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Des Moines River trail meets resistance in Windom

Brian Korthals/Daily Globe The snow-lined Des Moines River flows from its headwaters near Currie.

WINDOM -- City council members passed two resolutions pertaining to the proposed Des Moines River Valley State Trail during a meeting earlier this week.

Stemming from the Minnesota Legislature in 2009, the 68-mile trail will link Kilen Woods and Lake Shetek to the Spirit Lake parks and trails system in Iowa. According to the master plan by Minnesota Department of Natural Resources, the multi-use trail will accommodate various activities including walking, running, cycling, in-line skating and dog walking.

DNR Parks and Trails Planner Suzanne Rhees explained that master plans are required regardless of construction plans once the legislature designates state trails.

The trail will encompass Jackson, Cottonwood and Murray counties. After open- house sessions at the three counties, Rhees said that there has been opposition from the counties, especially from landowners.

In Windom, council member Corey Maricle said the first resolution is to forego construction of the trail on the basis of fiscal responsibility.

"With the budget they way it is at state level, we don't feel that millions (of dollars) to build the trail justifies it," he said. "If we don't have money for something new, we don't build something new. I think the DNR does many very good things for the state.  I am definitely not anti-DNR, I just don't believe in this particular project."

State trails are typically funded by bonding bills. The Des Moines River Valley State Trail is still a plan in process and money has yet to be allocated for it, Rhees said.

While the construction cost of the proposed trail remains unclear, Maricle cited the cost of Root River Trail in southeast Minnesota as reported in Fillmore County Journal.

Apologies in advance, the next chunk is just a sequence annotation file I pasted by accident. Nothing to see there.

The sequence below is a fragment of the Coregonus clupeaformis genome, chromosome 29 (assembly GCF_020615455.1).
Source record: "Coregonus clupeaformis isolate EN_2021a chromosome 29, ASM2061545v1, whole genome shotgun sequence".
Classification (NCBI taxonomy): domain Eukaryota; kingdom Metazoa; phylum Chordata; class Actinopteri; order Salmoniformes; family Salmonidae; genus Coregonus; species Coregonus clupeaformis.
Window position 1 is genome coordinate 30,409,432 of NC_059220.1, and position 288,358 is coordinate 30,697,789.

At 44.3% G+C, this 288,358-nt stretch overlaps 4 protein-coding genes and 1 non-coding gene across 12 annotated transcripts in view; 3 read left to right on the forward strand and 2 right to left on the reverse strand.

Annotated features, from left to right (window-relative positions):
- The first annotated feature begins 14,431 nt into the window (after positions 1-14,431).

"The 8.5 mile-trail was $5.2 million," he said. "Using that estimate, a 68-mile proposed trail would be $41.6 million excluding the cost of land acquisition."

The second resolution requires a promise from the DNR to avoid using eminent domain to construct the trail.

"We don't believe that any unit of government should use eminent domain for land acquisition for recreational trails," Maricle said. "We're an agriculture community, and we don't think that a recreational trail wouldn't support our agricultural neighbors."

Rhees stressed that the DNR only works with willing land owners. Despite opposition to the trail, she noted that she has received emails of support from several Windom residents.

"The corridors we've shown are parallel to roads and we might have to acquire little slivers of lands from landowners," she explained. "Ideally we'd like to get away from road, but to do that we need to get some land.

"The DNR's priorities are places where communities really want to see trails built. If communities don't want it, it won't happen in those particular areas."

Windom council members will mail the resolutions to the DNR before the comment window closes. The public comment session for the trail ends Dec. 31.

"We want to let the DNR know how we feel about the trail," Maricle said. "If citizens feel the same way, the only thing left to do is write a letter to the DNR."

The DNR will produce a revised plan in February.